You might recognize this person as someone that is driven by power and control. Fight types believe that power and control can create safety and prevent abandonment and secure love. Children who are often spoiled and are given insufficient limits (which can be a unique kind of abandonment pain) or children who are allowed to imitate bullying behaviours from a narcissistic parent can develop a fixated fight response to being triggered. When dealing with feelings of abandonment, fight types often respond with anger that can lead to contempt which is an amalgamation of narcissistic rage and disgust used to intimidate and shame others into acting the way they want. Fight types may often bond with freeze or fawn types and may even enslave them into a dominant-submissive relationship. Excessive monologuing is common with Fight types and they will often prey on more submissive types to provide audience to this. Fight types that are more extreme tend to become sociopathic and can range on a continuum of extremeness, and this can seriously impact their ability to get help.
Treatment for Fight: A treatable fight type can benefit from psychoeducation about the price they pay for controlling others and using intimidation. Less intense fight types are able to see how those close to them can become so afraid or resentful of them, that they are incapable of showing warmth or true liking toward the fight type, which is not fulfilling their desperate desire. The downward spiral of power and alienation can look like a Fight type using excessive use of power which then triggers emotional withdrawal in the other person, making the fight type feel increasingly abandoned which then fuels their rage and contempt even further. This dynamic results in greater distance between themselves and the other person to which they crave the intimacy with, with whom ends up withholding more warmth, ad infinitem.Fight types benefit from learning how to become aware of their impulse to instantly fight a person whenever they are triggered into feeling abandoned, and to avoid acting on the fight impulse, instead developing self-understanding and compassion towards the pain they experienced as a child at the hands of their caregivers. As they become more aware of their abandonment feelings and the toxic shame associated with it, they can then focus on processing these feelings without transmuting them into rage or disgust, or grandiose overcompensation that can turn into excessive demandingness.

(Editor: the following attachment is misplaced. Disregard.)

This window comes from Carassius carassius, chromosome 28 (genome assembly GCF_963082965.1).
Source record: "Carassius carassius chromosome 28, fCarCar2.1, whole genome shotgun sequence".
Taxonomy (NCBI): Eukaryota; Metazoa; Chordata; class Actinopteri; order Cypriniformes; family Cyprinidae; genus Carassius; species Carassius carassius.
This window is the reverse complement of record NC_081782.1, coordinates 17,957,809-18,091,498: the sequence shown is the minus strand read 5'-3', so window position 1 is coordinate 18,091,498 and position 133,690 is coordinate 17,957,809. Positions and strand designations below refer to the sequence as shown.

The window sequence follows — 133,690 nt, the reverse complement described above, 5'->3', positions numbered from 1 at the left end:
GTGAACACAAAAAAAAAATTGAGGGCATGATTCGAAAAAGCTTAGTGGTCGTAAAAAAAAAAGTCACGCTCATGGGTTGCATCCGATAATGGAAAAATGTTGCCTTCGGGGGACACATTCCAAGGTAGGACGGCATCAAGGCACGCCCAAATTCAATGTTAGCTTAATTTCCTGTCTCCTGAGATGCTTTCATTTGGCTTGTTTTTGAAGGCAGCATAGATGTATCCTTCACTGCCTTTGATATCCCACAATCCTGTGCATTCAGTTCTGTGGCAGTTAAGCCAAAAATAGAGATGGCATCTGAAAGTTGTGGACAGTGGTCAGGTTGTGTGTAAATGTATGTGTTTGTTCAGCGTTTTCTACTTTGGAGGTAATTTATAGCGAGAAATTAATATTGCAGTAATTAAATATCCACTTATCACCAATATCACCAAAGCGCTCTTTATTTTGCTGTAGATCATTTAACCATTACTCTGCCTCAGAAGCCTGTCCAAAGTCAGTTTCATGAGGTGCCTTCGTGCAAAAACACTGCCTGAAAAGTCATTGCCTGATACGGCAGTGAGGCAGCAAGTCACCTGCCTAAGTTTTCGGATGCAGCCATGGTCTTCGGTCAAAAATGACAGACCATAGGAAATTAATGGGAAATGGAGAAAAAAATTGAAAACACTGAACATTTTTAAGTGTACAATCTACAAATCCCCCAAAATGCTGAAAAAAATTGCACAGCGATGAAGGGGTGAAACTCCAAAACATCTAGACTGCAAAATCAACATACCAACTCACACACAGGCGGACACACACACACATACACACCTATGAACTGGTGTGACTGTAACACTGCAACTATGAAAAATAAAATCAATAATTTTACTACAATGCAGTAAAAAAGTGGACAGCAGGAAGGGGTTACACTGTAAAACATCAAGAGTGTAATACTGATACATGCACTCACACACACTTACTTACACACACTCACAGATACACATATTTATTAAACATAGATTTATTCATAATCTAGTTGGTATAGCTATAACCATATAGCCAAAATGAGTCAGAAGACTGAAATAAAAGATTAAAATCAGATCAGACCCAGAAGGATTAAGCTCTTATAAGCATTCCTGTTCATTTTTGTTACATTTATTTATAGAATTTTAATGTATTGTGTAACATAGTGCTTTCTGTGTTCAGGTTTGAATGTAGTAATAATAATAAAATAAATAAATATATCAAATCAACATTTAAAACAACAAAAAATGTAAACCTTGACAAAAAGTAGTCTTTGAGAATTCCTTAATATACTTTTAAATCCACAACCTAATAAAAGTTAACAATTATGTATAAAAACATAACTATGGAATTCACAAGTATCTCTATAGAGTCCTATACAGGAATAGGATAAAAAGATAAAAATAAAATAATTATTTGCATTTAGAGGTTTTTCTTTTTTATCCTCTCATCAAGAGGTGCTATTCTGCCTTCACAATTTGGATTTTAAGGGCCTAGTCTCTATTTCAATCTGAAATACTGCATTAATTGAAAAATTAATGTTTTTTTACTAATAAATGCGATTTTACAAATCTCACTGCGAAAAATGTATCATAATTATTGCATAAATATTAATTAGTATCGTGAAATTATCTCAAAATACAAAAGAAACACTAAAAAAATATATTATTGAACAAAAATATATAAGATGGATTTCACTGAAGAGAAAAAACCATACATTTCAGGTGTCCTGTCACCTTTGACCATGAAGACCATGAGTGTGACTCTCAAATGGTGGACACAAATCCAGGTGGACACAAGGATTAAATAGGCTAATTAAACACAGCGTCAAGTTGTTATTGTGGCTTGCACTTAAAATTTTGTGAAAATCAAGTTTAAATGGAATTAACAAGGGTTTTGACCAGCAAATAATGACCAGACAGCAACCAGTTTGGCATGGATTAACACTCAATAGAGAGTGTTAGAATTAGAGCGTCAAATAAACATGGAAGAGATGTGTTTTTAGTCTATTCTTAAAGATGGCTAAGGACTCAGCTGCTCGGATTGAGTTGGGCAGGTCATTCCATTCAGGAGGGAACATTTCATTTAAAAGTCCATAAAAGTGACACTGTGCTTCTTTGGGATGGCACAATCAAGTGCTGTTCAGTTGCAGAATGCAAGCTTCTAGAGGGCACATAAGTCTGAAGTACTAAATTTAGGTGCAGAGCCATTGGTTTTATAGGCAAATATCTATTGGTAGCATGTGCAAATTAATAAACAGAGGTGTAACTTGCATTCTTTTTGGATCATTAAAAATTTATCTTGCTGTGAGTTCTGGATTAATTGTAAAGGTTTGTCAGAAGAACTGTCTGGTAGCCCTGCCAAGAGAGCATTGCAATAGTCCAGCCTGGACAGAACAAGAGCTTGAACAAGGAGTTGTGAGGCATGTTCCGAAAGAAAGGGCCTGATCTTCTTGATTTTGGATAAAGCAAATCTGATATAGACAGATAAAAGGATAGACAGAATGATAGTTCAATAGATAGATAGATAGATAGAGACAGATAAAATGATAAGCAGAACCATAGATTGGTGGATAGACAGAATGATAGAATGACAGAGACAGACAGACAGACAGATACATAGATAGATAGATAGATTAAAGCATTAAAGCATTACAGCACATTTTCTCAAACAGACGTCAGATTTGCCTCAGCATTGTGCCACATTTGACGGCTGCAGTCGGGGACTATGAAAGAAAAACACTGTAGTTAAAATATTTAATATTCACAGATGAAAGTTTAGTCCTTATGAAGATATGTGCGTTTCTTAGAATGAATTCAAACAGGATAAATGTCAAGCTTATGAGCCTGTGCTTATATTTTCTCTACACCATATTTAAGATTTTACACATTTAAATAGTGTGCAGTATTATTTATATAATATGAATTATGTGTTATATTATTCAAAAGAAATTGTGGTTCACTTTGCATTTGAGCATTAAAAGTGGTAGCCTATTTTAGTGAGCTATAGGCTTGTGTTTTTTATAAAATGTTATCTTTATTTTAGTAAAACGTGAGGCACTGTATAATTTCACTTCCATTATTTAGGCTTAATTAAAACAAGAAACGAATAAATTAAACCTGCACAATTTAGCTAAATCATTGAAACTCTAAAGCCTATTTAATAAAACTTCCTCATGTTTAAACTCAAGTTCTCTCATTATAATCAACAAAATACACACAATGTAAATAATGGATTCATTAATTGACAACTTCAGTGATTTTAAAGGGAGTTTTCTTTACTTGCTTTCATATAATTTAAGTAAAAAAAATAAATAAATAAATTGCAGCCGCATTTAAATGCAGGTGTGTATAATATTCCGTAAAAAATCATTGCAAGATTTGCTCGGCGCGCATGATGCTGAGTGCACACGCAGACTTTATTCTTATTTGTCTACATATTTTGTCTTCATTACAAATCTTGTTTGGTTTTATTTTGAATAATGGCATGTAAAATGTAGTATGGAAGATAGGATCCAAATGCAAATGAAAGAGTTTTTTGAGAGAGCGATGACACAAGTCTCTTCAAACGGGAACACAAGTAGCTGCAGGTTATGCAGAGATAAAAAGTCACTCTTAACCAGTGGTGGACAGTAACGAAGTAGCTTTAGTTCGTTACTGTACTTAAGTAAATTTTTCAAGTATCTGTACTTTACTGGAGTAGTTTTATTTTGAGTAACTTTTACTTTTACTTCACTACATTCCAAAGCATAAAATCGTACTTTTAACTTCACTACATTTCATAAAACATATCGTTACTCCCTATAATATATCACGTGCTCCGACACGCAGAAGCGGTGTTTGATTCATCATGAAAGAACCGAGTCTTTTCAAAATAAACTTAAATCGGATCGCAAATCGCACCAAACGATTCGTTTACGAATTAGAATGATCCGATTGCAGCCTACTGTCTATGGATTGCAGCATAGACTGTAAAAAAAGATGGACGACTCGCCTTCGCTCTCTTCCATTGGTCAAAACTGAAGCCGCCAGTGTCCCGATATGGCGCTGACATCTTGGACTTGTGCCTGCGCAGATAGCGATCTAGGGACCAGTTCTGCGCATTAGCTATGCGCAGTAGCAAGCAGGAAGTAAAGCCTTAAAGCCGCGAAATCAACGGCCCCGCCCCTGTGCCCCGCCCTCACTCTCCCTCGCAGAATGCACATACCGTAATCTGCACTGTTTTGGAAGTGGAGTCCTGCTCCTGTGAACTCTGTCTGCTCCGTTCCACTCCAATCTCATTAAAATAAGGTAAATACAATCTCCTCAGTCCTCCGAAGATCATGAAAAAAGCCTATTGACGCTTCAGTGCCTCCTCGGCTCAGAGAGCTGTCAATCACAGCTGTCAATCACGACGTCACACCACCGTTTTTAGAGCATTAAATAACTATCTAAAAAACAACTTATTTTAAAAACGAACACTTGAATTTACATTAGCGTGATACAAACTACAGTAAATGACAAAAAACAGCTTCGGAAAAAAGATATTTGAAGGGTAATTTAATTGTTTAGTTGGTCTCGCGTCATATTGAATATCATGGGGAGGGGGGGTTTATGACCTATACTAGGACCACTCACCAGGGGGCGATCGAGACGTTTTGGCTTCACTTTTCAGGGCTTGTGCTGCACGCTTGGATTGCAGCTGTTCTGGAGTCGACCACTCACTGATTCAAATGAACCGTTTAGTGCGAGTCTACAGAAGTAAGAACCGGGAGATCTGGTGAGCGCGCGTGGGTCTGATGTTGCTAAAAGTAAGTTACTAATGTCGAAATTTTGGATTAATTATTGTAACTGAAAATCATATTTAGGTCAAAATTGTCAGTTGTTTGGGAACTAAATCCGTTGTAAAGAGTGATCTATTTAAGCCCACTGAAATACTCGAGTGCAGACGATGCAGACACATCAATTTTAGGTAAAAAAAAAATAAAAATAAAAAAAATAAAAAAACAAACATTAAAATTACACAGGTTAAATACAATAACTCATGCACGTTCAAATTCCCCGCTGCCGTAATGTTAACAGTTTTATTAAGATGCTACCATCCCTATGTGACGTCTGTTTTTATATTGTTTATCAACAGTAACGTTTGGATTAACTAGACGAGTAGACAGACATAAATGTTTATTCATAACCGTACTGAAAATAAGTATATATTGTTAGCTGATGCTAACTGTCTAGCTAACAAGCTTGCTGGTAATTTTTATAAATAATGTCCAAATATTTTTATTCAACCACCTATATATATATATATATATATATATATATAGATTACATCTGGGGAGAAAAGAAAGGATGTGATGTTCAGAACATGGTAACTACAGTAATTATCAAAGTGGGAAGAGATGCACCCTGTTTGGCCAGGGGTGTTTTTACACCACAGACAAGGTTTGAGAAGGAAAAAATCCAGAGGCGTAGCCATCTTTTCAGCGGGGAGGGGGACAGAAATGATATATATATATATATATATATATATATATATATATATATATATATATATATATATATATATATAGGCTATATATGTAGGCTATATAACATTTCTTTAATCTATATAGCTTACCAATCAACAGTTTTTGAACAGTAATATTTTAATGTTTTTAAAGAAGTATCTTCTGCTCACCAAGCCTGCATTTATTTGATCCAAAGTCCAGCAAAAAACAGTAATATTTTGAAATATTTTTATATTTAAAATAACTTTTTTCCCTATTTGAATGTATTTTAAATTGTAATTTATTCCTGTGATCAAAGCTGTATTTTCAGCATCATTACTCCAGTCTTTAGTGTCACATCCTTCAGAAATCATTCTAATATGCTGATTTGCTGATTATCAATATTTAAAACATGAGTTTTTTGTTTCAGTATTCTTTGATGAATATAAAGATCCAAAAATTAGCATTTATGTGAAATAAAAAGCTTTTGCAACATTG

Different than other 4Fs, fight types see themselves as perfect and will project their inner critic's concept of perfectionism onto others which results in an endless supply of rage towards others that feels utterly justified. The goal is to get the Fight type to take self-initiated timeouts at the first sign of a trigger allowing them to slow down and see how their condescending and moralistic high-ground attitude alienates others further increasing their present abandonment. This response instead allows a Fight type to focus on grieving their hurt feelings from the past and working through the original abandonment from their parents rather than destructively placing it onto others who are close to them and pushing those people away further.
Like all 4Fs fixations, Fight types need to focus on becoming more flexible and adaptable in using the other 4F responses especially their polar opposite and complementary fawn response, which will be described next. Learning how other people feel (also known as theory of mind), they can learn to understand how one might feel in response to their Fight behaviours.
Fawn, Freeze and Flight responses will be added soon - stay tuned!
Copyright of Jackie Bristow Psychotherapy. No copying or republishing allowed.